The obligations assumed by the assignees to make periodic payments shall be discharged by mailing of a valid check or electronic funds transfer in the designated amount on or before the due date to the last address on record for the trust payee, or, in the event of JJ's death, to the beneficiary of the structured settlement payments.
Tomsky also recommends that Jacobs move for her appointment as JJ's legal guardian pursuant to Article 81 of the New York Mental Hygiene Law, since JJ will never be able to make legal, medical or financial decisions for himself and decisions made for him should be under the supervision of a court of competent jurisdiction.
With respect to the attorney's fees request, Tomsky believes that the law firm "should be paid its legal fee and reimbursed [for] its disbursements pursuant to the Retainer Agreement executed by Equisha Jacobs," because "the shortcomings of the papers submitted on the original motion to approve the settlement have been rectified." Tomsky explains that the law firm representing the plaintiffs agreed to continue to act as counsel for Jacobs and JJ with regard to trust and guardianship issues for ten years free of charge, and it agreed to pay Sangerman's fee for drafting the proposed trust. Tomsky believes that the law firm's disbursements are justified for the proper prosecution of this action and the attorney's fees are proper for the work performed and results achieved. Tomsky describes the proposed distribution of the settlement agreement funds as follows: non fund's share 4,462,500.00*fn3 non fund's percentage 0.75 non fund's share of disbursements 29,260.96 non fund's balance 4,433,239.04 non fund's [attorney's] fee 555,823.90 non fund's share 3,877,415.14 fund's share 1,487,500.00 fund's percentage 0.25 fund's share of disbursements 9,753.65 fund's balance 1,477,746.35 fund's share of [attorney's] fee 185,274.63 fund's share 1,292,471.71 infant's share of Non Fund 4,343,500.00 infant's percentage of non fund 0.9733 infant's disbursements 28, 480.67 infant's balance 4,315.019.33 infant's share of [attorney's] fee 541,011.93 infant's net share 3,774,017.40 Lien of [Department of Social Services] 150,000.00 infant's net 3,624,017.40 Annuities 1,000,000.00 Payable to Trust 2,624,017.40 Equisha's share of non fund 119,000.00 Equisha's percentage of non fund (2% of gross) 0.0267 Equisha's share of disbursements 780.29 Balance 118,219.71 Equisha's Share of [attorney's] Fee 14,821.97 Payment to Equisha 103,397.74
Tomsky asks that the Court approve the proposed settlement agreement and the trust and that the following payments be made of the sums remaining after the 25% MIF allocation: BLH shall pay the total of $3,718,104.83, as follows:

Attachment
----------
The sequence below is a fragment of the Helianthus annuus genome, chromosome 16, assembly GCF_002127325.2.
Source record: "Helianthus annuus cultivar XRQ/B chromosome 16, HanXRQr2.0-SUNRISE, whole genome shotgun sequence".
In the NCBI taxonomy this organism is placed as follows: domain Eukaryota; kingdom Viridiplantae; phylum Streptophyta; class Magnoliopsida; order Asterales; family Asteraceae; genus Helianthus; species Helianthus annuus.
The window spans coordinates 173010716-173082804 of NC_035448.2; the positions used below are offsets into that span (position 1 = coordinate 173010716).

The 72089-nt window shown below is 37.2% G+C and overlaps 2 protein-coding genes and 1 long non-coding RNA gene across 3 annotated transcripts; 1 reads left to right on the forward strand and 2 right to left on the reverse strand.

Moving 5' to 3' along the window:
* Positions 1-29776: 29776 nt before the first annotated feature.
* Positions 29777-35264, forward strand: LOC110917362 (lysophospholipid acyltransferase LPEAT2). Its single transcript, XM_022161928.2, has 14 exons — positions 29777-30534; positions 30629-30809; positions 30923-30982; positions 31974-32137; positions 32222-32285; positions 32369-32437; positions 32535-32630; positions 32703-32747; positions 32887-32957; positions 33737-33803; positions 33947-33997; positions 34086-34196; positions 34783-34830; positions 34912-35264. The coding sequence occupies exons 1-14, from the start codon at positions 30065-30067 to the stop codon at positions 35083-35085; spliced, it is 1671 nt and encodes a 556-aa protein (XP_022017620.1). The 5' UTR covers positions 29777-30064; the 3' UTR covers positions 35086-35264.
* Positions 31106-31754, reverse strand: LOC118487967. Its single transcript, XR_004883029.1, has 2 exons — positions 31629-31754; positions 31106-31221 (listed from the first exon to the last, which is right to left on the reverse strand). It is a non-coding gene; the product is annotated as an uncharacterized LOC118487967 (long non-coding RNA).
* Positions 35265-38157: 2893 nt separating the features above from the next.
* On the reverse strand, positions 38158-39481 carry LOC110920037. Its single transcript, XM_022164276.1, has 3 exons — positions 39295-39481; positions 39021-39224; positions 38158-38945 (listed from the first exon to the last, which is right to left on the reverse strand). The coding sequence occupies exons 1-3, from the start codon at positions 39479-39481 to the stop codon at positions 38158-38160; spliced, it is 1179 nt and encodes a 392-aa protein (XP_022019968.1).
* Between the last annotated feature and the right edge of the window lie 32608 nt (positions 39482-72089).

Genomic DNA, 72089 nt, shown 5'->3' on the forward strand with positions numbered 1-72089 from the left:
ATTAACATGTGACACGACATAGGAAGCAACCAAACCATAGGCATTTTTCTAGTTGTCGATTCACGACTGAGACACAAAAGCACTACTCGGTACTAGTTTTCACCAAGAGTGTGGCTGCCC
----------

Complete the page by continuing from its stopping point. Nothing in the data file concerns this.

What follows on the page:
$443,714.22 (79.83% of the Non-Fund Fee) to Silberstein, Awad & Miklos, P.C.
$23,359.02 (79.83% of the Non-Fund Disbursements) to Silberstein, Awad & Miklos, P.C.
$147,904.74 (79.83% of the Fund Attorneys Fees) to Silberstein, Awad & Miklos, P.C.
$7,786.34 (79.83% of the Fund Disbursements) to Silberstein, Awad & Miklos, P.C. $150,000.00 to New York City Department of Social Services in full satisfaction of its lien $342,157.73 to Symetra [ABSC] for purchase of structured settlement annuity $347,377.27 to Prudential [ASSC] for purchase of structured settlement annuity $310,465.00 to the US [Life] for purchase of structured settlement annuity $103,397.74 to Equisha Jacobs as her net recovery after [the] payment of her pro-rata share (2%) of attorneys' fees and disbursements $[33,425.00] to John M. Tomsky, Esq., as and for his fee as Guardian Ad Litem
$1,841,942.77 (less fee of Guardian Ad Litem) to The Jacques Jacobs Trust. The United States of America shall pay the total of $548,191.08, as follows:
$65,420.47 (11.77% of the Non-Fund Fee) to Silberstein, Awad & Miklos, P.C.
$3,444.02 (11.77% of the Non-Fund Disbursements) to Silberstein, Awad & Miklos, P.C.
$21,806.82 (11.77% of the Fund Attorneys Fees) to Silberstein, Awad & Miklos, P.C.
$1,148.01 (11.77% of the Fund Disbursements) to Silberstein, Awad & Miklos, P.C.
$456,371.76 (11.77% of Non-Fund damages to The Jacques Jacobs Trust) Villasenor shall pay the total of $391,232.37, as follows:
$46,689.21 (8.40% of the Non-Fund Fee) to Silberstein, Awad & Miklos, P.C.
$2,457.92 (8.40% of the Non-Fund Disbursements) to Silberstein, Awad & Miklos, P.C.
$15,563.07 (8.40% of the Fund Attorneys Fees) to Silberstein, Awad & Miklos, P.C.
$819.30 (8.40% of the Fund Disbursements) to Silberstein, Awad & Miklos, P.C. $325,702.87 (8.40% of the net Non-Fund damages) to Silberstein, Awad & Miklos, P.C.
The settlement agreement provides that the plaintiffs make an application for JJ's enrollment in the MIF "within 45 days of the entry of the Infant Compromise Order in the form as attached to this Settlement Agreement as Exhibit 'B.'" No obligation shall be incurred by the defendants to make any payment beyond their portion of the settlement agreement and the plaintiffs shall not make a claim or commence an action to recover any portion of the MIF allocation from the defendants, their insurers or a non-party released by the settlement agreement.